Morning Birding Around Wildsumaco Lodge

When booking with Wildsumaco, I had also booked a morning of birding with their local guide and requested packed breakfast so we could make an early start.  As of April 2016 the guide fee was  full day for $60 and  half day for $40. Half day schedule is from 06h00 AM to 12h00 (noon), and from 13h00 pm to 18h00 pm.  He knows the bird names in English but speaks Spanish only.  I think his name was Jonas but I am not sure on that.  He brought a friend along, not sure if it was for training or just for fun but we were only charged one guide fee so it was cool.

We drove down the road from the lodge and ended up at this small shack overlooking the valley.  I struggled to get decent photos, very few birds were close enough to focus on.  Some of the parrots zoomed by too quickly and I missed them:  Scaly-napped Parrot and Red-billed Parrots were overhead fly-bys.  We heard Barred Parakeets in the trees but they stayed well-concealed.  On the brighter side, I finally got some perching Maroon-tailed Parakeets and Chestnut-fronted Macaws!DSCN2168 DSCN2171

The scenery was beautiful and was constantly busy with birds going back and forth.DSCN2169 DSCN2170

We ended up with a pretty impressive bird list though I didn’t get photos of them all.

Crested Oropendola


Orange-bellied Euphonia

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Blue-grey Tanager


Silver-beaked Tanager DSCN2190a DSCN2196

Magpie Tanager

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White-lined Tanager


Ruddy Pigeon


Yellow-rumped Cacique

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Russet-backed Oropendola

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Black-billed Thrush

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Maroon-tailed Parakeet

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Lineated Woodpecker


Channel-billed Toucan



Black-mantled Tamarin DSCN2234 DSCN2233 DSCN2221a

Chestnut-fronted Macaw

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We stayed there for a couple hours as I was desperate to see Military Macaws but they never showed up.  So we stopped at a trail leading to some hummingbird feeders and watched them for a while, then went back to the lodge.  I grabbed some coffee and sat down to do the bird checklist (supplied by the lodge).  The Singaporean group had just come back with their guide.  Suddenly I heard a shout “MILITARY”!  I leaped up with my camera and we all rushed to the edge of the verandah just in time to see this.

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4 Military Macaws flying past the outlook!  I was snapping away, the Singaporeans didn’t even try.  The shots above were the best I could get but at least they were better than nothing!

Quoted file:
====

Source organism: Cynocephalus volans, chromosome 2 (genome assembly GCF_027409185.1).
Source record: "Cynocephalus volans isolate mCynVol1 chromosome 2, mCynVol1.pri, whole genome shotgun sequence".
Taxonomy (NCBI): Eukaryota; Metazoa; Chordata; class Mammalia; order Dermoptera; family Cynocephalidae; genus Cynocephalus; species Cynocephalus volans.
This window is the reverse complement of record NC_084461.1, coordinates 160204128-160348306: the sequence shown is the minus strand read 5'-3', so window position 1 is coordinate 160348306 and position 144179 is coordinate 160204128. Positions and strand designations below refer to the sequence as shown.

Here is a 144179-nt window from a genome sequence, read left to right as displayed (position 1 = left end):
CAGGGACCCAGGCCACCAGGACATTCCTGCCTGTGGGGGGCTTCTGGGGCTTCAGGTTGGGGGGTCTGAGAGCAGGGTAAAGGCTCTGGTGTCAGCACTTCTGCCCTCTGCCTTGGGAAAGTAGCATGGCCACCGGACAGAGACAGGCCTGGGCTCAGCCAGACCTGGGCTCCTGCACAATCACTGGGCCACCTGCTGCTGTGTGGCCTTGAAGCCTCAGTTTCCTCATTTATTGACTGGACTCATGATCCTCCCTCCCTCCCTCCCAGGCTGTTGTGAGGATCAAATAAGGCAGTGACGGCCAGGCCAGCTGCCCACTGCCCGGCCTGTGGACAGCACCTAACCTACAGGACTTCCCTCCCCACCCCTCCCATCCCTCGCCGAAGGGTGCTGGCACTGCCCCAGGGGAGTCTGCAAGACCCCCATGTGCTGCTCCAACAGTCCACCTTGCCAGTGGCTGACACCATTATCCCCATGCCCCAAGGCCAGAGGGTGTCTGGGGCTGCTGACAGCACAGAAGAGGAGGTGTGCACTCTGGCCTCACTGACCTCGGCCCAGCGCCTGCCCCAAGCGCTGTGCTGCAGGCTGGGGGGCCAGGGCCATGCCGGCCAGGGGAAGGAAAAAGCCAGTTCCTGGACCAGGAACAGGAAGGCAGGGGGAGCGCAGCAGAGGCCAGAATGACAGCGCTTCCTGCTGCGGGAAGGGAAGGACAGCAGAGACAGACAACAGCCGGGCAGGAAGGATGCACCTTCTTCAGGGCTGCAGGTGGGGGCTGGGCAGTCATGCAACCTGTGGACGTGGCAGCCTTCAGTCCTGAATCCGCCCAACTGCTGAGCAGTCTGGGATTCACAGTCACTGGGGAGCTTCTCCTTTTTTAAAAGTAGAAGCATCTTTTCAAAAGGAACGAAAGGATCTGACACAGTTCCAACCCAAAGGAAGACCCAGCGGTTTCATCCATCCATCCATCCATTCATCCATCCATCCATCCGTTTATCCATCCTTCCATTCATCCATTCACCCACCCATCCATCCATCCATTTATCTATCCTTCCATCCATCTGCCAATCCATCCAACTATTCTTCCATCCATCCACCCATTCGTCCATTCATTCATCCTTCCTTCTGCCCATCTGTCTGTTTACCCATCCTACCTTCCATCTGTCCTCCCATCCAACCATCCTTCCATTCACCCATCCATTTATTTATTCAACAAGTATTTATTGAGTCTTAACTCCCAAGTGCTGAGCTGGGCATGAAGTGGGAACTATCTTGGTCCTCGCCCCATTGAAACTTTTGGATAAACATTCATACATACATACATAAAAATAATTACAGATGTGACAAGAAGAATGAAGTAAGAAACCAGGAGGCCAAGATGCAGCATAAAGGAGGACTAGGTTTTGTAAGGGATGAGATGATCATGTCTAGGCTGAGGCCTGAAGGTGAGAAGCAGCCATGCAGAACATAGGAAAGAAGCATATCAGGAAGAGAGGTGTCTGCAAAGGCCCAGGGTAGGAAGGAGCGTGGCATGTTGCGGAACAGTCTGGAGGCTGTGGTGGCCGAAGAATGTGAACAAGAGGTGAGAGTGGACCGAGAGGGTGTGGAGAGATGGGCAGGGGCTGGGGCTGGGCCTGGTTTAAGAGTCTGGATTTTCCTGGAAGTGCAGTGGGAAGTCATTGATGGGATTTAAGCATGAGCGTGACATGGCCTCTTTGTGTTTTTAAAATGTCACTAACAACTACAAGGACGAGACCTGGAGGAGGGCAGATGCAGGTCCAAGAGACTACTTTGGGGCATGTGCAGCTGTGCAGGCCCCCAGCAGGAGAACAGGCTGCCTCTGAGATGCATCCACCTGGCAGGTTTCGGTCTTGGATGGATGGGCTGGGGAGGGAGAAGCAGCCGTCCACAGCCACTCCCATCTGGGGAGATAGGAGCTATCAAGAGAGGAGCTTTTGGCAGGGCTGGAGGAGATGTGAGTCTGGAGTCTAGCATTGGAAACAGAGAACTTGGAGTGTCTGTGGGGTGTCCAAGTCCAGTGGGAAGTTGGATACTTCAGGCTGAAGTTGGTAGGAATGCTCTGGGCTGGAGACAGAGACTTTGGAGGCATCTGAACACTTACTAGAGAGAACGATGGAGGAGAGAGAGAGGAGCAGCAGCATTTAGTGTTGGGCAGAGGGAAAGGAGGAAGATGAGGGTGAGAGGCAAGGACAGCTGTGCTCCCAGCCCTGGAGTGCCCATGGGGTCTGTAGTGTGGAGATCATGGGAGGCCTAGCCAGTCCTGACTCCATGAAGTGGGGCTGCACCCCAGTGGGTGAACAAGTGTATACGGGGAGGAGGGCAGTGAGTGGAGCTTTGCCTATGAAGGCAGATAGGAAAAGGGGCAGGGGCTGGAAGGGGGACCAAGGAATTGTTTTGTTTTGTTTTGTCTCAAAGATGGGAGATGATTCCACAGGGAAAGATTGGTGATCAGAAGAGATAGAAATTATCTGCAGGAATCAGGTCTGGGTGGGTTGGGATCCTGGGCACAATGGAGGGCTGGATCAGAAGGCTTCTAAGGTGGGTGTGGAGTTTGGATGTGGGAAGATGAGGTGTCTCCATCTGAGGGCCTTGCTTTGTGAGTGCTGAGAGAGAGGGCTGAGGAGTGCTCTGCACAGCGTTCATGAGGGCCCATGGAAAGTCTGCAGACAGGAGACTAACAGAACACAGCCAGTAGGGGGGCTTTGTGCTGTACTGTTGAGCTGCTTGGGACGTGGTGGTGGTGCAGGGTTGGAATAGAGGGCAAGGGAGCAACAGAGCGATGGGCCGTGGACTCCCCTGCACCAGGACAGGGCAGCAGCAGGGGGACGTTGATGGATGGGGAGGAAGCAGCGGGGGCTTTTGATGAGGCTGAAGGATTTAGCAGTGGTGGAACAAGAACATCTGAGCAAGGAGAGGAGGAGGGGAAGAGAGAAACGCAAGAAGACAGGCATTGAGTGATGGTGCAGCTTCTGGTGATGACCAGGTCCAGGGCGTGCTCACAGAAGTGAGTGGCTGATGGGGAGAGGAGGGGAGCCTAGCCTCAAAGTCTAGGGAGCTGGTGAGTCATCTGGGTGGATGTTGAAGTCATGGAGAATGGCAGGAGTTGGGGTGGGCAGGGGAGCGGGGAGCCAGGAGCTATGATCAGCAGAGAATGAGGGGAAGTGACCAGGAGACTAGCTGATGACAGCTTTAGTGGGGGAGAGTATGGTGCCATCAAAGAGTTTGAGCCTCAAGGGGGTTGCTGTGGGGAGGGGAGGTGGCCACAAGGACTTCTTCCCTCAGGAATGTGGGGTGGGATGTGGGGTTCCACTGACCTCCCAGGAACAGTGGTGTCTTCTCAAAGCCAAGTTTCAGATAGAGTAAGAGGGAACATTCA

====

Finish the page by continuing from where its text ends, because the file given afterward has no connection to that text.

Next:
Blue-grey Tanager (Thraupis episcopus)

The Blue-grey Tanager (Thraupis episcopus) is a medium-sized South American songbird of the Tanager family, Thraupidae. Its range is from Mexico south to northeast Bolivia and northern Brazil, all of the Amazon Basin, except the very south. It has been introduced to Lima (Peru). On Trinidad and Tobago, this bird is called Blue Jean.

IMG_9784 IMG_9854This delicately hued little beauty has a wide range throughout Central and South America (easily reached with airline miles) and can be easily seen in most of the national parks.  I saw them in Crooked Tree, Belize; Tikal, Laguna del Lagarto & Savegre, Costa Rica; and Soberania in Panama.


The breeding habitat is open woodland, cultivated areas and gardens. The Blue-grey Tanager lives mainly on fruit, but will also take some nectar and insects.  This is a common, restless, noisy and confiding species, usually found in pairs, but sometimes small groups. It thrives around human habitation, and will take some cultivated fruit like papayas (Carica papaya).  Many eco-lodges put bananas out to attract them closer.  I have no problem with this since bananas are part of their normal diet.  Breeding season is from March to July. During this time, the female lays one to three mottled eggs, which she incubates for 12 to 14 days. Once hatched, both parents feed their chicks.

Adult blue-gray tanagers are preyed upon by felines, snakes, birds of prey and crocodilians. Other predators, such as raccoons, eat young birds and eggs. Habitat destruction due to deforestation is the primary threat to this species.




Rainforest Alliance


This one is long but watch for a few minutes to see the bird’s feeding habits and sound.